***/**** Image A+ Sound A+ Extras A-
starring Russell Crowe, Jennifer Connelly, Ray Winstone, Anthony Hopkins
screenplay by Darren Aronofsky & Ari Handel
directed by Darren Aronofsky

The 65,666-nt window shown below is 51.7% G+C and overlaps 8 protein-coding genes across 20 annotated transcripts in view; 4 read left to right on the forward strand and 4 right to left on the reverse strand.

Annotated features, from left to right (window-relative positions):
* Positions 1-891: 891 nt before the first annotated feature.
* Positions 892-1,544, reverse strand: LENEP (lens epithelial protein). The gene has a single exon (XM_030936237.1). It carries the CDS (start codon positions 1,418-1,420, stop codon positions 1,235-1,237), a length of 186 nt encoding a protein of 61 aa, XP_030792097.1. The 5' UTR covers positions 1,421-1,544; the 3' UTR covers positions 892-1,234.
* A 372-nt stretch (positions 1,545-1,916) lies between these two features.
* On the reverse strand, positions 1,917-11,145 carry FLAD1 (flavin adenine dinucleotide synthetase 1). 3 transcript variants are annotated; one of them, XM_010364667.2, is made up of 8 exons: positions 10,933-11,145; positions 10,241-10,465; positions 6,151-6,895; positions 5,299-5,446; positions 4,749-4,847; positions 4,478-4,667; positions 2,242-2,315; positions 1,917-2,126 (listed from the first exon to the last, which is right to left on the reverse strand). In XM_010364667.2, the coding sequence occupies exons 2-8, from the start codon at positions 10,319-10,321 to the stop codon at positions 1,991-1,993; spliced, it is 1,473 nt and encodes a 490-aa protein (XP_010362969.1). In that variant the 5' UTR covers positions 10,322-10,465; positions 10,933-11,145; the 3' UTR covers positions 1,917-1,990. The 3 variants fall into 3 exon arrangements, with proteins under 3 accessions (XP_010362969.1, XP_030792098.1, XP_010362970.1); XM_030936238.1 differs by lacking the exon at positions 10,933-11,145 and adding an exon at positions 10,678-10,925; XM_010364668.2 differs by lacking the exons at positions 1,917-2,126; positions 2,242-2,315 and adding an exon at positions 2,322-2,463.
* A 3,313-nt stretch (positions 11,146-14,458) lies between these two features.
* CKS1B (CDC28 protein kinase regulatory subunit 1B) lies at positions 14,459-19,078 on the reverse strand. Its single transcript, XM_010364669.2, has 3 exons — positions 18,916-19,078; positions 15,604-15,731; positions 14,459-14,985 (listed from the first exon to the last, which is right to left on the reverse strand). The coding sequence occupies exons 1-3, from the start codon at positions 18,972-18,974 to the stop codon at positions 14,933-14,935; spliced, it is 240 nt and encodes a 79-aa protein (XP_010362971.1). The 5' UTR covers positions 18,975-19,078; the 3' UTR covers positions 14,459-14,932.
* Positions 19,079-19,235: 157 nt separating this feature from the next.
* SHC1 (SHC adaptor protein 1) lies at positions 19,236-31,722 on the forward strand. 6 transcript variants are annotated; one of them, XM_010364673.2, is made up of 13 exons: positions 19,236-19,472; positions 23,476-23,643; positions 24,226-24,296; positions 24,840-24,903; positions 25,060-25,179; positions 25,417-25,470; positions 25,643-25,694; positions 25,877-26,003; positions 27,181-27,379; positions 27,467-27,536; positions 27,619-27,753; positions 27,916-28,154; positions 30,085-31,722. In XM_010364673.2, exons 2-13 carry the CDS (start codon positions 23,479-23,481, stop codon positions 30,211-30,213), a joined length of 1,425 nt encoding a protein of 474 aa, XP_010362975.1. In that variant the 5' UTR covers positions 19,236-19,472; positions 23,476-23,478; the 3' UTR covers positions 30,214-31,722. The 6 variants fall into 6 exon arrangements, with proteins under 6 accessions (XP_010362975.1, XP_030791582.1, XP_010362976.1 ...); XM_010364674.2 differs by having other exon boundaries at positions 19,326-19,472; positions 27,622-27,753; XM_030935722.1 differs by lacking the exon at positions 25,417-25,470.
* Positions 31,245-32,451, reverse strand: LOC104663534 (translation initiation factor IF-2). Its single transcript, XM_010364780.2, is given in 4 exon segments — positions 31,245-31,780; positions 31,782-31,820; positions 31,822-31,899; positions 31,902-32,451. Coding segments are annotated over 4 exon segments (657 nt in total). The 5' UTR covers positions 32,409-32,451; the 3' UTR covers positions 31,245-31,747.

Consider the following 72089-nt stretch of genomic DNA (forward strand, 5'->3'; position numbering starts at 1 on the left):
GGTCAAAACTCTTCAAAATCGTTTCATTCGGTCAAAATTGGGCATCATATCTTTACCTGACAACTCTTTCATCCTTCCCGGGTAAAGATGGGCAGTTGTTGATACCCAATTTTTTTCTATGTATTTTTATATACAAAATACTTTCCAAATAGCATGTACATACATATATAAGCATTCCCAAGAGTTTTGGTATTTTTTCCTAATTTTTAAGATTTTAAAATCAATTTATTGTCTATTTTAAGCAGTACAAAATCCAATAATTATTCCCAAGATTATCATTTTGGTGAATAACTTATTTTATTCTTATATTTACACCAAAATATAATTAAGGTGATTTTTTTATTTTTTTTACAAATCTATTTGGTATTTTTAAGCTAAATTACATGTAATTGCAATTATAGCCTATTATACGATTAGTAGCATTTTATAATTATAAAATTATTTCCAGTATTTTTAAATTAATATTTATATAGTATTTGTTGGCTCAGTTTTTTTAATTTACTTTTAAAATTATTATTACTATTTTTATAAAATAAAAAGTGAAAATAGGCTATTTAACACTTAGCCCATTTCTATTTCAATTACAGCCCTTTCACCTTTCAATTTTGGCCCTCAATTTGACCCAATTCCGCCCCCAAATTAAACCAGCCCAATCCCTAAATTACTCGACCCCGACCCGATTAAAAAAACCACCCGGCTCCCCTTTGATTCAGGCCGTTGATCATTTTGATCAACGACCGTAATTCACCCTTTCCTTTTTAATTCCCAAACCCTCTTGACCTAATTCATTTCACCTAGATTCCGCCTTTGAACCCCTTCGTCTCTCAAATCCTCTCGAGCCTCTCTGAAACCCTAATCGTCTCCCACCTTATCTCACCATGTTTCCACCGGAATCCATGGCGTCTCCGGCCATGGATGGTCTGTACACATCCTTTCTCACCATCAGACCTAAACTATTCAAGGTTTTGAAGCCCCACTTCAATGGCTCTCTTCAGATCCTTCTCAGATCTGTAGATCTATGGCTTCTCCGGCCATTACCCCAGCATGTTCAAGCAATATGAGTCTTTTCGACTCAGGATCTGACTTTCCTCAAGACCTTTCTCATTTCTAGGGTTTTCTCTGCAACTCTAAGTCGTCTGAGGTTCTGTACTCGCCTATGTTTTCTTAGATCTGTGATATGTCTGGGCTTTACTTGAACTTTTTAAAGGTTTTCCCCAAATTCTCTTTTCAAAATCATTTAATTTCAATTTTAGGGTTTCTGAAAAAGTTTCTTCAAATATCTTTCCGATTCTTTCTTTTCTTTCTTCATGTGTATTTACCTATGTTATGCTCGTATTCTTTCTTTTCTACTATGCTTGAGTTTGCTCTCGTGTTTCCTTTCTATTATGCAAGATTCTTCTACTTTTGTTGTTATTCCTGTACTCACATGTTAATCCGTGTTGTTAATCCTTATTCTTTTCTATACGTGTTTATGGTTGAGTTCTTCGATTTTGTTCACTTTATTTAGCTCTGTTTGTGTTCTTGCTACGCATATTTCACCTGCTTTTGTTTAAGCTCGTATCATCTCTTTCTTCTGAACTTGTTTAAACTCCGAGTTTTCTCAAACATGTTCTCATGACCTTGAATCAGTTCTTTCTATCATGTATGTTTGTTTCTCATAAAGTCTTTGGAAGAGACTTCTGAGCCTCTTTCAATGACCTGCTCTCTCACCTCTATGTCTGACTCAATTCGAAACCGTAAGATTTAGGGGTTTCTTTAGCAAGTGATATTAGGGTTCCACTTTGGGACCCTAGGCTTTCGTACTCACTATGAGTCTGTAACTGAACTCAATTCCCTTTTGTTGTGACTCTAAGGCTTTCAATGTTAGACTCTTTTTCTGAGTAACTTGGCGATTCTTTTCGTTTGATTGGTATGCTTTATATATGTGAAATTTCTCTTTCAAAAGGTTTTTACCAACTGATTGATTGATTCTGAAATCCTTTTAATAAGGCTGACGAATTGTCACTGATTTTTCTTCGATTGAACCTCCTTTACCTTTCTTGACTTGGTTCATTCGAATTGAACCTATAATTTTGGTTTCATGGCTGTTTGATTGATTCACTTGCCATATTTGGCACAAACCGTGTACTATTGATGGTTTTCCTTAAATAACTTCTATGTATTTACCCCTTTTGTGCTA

by Walter Chaw Unapologetic, curious, atavistic in its single-mindedness and simplicity, Darren Aronofsky's Noah is more impactful in the rearview than in the moment. It's got a hell of a wake. The film is beautiful to look at, it almost goes without saying--as grand and ambitious as its ideas, with one sequence depicting what appears to be the case for intelligent design. It's truly audacious. In many ways the movie The Fountain wanted to be in terms of scale (and featuring another Clint Mansell score that sounds every bit like a continuation of themes), Noah is a deeply insane interpretation of one of the Bible's briefest (essentially Genesis 5:32-10:1), most contentious, most instantly-relatable and hence most-beloved of all Old Testament stories. I can only speculate what the Christian response will be (somewhere between mine and Glenn Beck's assignation of it as the "Babylonian Chainsaw Massacre" is my guess), but for an atheist who counts many strong Christians among his friends, this interpretation is full of the menace and wonder that scripture must hold for the devout. It's a stirring creation mythology in that it makes no bones about the interference in the affairs of men by a vengeful God. Likewise, it makes no apologies for the atrocities it represents in its visions of suffering and sin. (I can only imagine what Aronofsky's Sodom would look like.) Noah even finds time for a dialogue about religious fundamentalism and what happens when absolute faith becomes rationale for atrocity. It's a story about the annihilation of 99.9% of human life on the planet that's ultimately about the value of compassion, and it's a critical read of divine texts that skew in that direction. After a series of films attempting to explain the ways of the divine to the mundane, here's hoping for an Aronofsky adaptation at last of "Paradise Lost": a most comfortable marriage of material and artist.